The Exchange

Kelly Evans: Long Live Austrian Economics


For anyone (hello, FinTwit) watching the long, drawn-out debate between Austrian and Keynesian economics, it would have easily seemed that despite the brief ascent of post-crisis movements like the Tea Party, the Keynesians had won this battle for the "right" way to do macro years ago, and that was that.  

Ah, but not so fast. The Keynesians might firmly hold the reins of the U.S. financial system--but the Austrians are busy working away on Bitcoin, crypto, and DeFi. Case in point: in Swan's brief announcement that it had hired podcaster Stephan Livera, the Bitcoin platform (really more of a savings app) proudly announced that not only does Livera  have millions of listeners, but he also has "extensive knowledge...about Austrian Economics."  

I keep joking to my dad that he should become a crypto consultant on the side, given that he studied economics in college under Hans Sennholz, who himself had studied under one of the Austrian masters, Ludwig von Mises. I wonder if he saved his notes.  

In any case, I point all of this out for two reasons. One, that it becomes a true face-off between two sharply different schools of economic thought, as for which approach can now create the most value. Before, it basically came down to Keynesians grow GDP, Austrians want to shrink it. Now, it's Keynesians can have their dollars, and Austrians will have their Bitcoin. 

The whole point of Bitcoin is that it's supposed to be "hard money" that can't be deflated away. And it's a pretty intriguing notion. Who wasn't turned off by Bitcoin's volatility in its early days, especially after the huge run-up in 2017 followed by the crash? Didn't exactly feel like hard money back then. But now, post-pandemic, you think, well, my dollars certainly don't go as far as they used to (whether measured by real estate, stocks, commodities, etc.), but Bitcoin's purchasing power is still up appreciably. 

Sometimes, watching the almost indistinguishable moves in Bitcoin and the Dow day-to-day, I think it's almost like they turned the Dow into money. Imagine if your dollars rose in value from when you first held them--your teenage job would have paid really well in that sense! Ironically, that would have meant that America's oldest families would be even wealthier (since their dollars started earlier) versus those who got rich more recently. But since we started in 2009, the reason why people say that Bitcoin could be a massive transfer of wealth is that it rewards those who held it earliest--a lot of whom were not 1%ers--as it keeps rising in value.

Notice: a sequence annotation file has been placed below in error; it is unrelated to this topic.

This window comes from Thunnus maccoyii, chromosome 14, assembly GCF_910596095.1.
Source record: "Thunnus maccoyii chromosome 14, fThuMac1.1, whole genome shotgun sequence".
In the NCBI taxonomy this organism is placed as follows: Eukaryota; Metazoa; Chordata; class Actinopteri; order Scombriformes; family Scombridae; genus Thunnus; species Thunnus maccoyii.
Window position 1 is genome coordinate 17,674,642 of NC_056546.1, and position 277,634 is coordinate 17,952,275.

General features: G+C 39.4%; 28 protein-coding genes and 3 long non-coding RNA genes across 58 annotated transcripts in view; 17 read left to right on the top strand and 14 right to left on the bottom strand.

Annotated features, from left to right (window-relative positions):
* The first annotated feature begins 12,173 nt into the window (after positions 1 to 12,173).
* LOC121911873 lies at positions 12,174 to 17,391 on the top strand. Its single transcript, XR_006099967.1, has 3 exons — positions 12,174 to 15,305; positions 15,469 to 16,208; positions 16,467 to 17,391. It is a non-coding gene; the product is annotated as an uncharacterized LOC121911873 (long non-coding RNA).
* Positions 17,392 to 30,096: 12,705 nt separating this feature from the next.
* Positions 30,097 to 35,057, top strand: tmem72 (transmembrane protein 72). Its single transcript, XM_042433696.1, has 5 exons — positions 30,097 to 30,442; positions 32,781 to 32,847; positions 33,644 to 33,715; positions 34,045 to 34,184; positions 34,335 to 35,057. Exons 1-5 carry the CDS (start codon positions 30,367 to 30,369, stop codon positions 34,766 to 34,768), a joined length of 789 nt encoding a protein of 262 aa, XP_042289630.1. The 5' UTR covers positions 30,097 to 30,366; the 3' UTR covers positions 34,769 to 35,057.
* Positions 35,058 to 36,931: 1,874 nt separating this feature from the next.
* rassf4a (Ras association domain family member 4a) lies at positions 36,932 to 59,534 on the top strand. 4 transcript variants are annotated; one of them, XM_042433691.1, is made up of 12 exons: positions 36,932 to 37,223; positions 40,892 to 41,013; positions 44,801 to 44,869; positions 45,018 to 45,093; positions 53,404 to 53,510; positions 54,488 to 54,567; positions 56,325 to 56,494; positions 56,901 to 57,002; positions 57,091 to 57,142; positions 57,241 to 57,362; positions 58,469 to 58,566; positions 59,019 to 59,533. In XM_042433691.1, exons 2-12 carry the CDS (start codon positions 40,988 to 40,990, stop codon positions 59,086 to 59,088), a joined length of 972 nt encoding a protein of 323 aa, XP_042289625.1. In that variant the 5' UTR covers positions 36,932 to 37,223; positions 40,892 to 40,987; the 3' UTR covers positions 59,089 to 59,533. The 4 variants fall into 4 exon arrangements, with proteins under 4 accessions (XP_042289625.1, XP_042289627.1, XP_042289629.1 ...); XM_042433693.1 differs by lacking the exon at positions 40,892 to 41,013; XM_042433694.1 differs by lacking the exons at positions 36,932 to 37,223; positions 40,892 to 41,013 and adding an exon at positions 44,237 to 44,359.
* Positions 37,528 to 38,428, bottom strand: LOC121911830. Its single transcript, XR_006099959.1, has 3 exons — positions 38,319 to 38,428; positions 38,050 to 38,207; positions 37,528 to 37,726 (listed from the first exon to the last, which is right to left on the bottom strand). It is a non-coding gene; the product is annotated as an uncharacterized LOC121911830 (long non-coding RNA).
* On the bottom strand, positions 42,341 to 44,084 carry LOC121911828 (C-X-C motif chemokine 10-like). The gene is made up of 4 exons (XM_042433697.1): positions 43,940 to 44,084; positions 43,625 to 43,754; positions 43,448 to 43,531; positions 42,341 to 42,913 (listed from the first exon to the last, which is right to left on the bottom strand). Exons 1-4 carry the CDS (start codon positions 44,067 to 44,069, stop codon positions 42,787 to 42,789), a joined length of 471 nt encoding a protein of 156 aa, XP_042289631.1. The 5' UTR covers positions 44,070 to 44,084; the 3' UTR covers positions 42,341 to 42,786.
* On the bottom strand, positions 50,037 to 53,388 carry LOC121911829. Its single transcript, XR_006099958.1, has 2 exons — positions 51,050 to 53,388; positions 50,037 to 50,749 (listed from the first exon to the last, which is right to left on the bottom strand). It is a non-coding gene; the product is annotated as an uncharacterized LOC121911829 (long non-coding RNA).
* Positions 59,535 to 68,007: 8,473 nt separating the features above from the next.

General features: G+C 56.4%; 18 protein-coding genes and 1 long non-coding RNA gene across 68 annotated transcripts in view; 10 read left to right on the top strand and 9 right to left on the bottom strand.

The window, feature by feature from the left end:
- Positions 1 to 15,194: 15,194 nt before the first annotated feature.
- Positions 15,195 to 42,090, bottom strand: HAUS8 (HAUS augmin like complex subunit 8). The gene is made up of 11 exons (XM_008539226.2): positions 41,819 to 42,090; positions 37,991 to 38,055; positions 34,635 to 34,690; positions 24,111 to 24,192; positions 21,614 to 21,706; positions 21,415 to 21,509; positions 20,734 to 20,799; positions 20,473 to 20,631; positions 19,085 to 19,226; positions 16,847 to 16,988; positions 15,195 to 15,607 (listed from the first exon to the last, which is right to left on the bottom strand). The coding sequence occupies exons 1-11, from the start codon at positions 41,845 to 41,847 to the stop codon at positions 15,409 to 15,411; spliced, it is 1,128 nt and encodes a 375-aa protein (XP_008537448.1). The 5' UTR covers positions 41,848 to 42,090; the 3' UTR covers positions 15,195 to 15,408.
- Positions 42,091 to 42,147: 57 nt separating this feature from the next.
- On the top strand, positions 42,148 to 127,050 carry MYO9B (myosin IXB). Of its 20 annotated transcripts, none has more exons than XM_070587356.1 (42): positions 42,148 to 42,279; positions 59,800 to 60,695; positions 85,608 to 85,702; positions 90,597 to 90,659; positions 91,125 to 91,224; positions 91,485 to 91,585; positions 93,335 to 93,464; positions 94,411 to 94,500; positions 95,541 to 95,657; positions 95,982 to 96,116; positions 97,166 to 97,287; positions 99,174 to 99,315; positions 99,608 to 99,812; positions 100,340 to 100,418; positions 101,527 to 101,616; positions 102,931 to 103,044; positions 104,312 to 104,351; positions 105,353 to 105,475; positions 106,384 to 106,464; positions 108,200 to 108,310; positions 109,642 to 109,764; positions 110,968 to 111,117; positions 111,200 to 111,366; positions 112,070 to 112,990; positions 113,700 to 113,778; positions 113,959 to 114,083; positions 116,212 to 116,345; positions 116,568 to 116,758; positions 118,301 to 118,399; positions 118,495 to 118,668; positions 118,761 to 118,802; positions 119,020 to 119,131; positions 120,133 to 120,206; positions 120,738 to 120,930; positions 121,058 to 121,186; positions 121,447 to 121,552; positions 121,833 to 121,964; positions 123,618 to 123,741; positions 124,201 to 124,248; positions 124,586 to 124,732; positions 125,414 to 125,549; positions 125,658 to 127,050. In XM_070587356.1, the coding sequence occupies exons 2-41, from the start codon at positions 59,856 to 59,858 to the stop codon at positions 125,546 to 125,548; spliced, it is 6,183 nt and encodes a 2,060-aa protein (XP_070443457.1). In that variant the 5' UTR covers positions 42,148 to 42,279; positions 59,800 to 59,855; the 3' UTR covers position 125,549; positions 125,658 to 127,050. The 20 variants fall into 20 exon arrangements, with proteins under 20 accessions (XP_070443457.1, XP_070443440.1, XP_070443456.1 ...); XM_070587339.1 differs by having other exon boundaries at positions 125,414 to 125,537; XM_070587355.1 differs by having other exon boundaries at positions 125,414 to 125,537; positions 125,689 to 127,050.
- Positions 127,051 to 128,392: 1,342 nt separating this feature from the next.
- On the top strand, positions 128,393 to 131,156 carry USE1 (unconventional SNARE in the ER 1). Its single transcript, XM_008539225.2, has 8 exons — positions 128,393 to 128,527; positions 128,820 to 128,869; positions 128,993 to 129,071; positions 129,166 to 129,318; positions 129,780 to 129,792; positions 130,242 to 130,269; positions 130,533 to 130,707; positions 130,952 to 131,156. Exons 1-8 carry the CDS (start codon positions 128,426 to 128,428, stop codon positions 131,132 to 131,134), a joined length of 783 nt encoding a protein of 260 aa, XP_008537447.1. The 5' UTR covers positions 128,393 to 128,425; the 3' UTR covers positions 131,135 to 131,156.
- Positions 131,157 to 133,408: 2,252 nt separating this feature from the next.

If it keeps rising in value, of course. The second point to make here is that this is also an experiment in whether Bitcoin can stay true to its "hard-money" roots. A lot of the other coins--like dogecoin--have already thrown this out the window, and can create more supply anytime, much like the U.S. Fed. The reason Bitcoin itself has so many hardcore aficionados, like Strike's Jack Mallers, is that it is programmed to have a fixed supply of 21 million coins, period.  

It is for this reason I watch the whole stablecoin issue with great interest. There has been a massive printing of stablecoins this year, as Caitlin Long described on this excellent podcast with, yes, Stephan Livera. Much like bank system leverage created overly inflated asset values in 2007-09, are stablecoins artificially inflating the price of Bitcoin and other cryptos? Is all this consistent with Austrian principles? 

The answers to these questions are way above my paygrade. But I'm just pleased to now have a real-time way to explore the real-world outcomes you get using an Austrian (if it stays that way) versus a Keynesian approach to money.  

See you at 1 p.m! 


Twitter: @KellyCNBC

Instagram: @realkellyevans

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